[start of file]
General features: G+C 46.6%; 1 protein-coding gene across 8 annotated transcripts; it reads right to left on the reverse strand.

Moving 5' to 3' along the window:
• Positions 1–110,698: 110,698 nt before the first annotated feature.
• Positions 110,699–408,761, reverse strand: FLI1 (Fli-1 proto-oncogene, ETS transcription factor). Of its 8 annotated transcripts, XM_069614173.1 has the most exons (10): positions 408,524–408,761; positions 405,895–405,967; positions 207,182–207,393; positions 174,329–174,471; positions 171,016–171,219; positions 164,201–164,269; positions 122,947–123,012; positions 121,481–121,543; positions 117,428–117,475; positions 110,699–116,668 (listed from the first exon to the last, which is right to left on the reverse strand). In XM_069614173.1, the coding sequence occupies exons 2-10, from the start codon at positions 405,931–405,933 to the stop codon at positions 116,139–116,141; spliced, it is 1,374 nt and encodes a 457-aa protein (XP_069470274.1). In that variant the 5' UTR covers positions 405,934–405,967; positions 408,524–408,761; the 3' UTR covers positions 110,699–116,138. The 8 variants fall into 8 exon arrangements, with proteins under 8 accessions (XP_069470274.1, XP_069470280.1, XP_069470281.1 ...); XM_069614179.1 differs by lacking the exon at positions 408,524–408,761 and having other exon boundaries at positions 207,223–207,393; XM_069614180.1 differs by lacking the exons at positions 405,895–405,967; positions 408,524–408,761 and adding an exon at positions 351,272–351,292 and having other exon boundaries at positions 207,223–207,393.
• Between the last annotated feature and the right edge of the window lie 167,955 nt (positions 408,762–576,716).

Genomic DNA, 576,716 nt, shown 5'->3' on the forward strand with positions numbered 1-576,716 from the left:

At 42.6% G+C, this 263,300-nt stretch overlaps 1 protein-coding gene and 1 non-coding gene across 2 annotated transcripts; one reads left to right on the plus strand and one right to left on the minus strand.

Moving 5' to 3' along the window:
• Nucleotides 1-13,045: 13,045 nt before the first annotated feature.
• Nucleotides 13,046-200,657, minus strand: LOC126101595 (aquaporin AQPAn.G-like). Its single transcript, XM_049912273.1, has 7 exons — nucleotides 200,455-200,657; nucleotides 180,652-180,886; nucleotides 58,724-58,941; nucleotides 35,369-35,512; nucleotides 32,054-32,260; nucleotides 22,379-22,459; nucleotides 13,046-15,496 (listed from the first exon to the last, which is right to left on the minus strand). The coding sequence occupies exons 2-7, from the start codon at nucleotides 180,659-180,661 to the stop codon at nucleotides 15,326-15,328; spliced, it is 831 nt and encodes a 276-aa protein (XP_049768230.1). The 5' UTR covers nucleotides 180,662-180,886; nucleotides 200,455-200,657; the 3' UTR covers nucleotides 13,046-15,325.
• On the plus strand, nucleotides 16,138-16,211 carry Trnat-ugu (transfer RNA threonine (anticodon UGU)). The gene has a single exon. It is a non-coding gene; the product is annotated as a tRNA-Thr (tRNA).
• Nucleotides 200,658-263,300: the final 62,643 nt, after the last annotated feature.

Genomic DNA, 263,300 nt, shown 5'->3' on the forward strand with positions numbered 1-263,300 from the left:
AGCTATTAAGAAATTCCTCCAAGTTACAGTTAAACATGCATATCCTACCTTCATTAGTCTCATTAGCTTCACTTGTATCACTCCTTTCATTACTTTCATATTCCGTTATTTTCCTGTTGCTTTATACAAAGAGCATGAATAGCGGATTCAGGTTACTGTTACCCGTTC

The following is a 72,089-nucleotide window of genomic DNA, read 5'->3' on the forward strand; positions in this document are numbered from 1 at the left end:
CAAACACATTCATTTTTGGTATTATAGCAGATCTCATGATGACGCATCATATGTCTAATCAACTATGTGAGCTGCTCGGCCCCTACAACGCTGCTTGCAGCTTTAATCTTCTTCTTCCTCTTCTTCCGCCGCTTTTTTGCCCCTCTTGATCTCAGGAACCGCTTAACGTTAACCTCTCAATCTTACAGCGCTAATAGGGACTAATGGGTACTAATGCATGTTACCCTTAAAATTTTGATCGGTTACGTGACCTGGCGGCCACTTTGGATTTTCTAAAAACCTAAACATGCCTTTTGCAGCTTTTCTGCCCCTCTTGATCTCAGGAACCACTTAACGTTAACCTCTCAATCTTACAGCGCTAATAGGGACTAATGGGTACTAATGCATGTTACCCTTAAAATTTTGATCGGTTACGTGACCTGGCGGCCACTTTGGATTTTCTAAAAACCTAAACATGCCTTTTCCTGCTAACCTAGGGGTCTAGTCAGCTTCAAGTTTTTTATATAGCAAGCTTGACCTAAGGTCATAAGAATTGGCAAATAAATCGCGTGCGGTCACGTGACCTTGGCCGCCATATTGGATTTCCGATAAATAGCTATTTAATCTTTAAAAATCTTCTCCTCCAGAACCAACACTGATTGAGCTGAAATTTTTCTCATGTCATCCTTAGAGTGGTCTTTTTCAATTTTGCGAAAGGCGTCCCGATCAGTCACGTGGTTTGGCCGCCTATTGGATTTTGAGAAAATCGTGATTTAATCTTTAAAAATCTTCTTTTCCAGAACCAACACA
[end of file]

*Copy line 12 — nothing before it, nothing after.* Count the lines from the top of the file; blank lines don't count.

• Nucleotides 200,658-263,300: the final 62,643 nt, after the last annotated feature.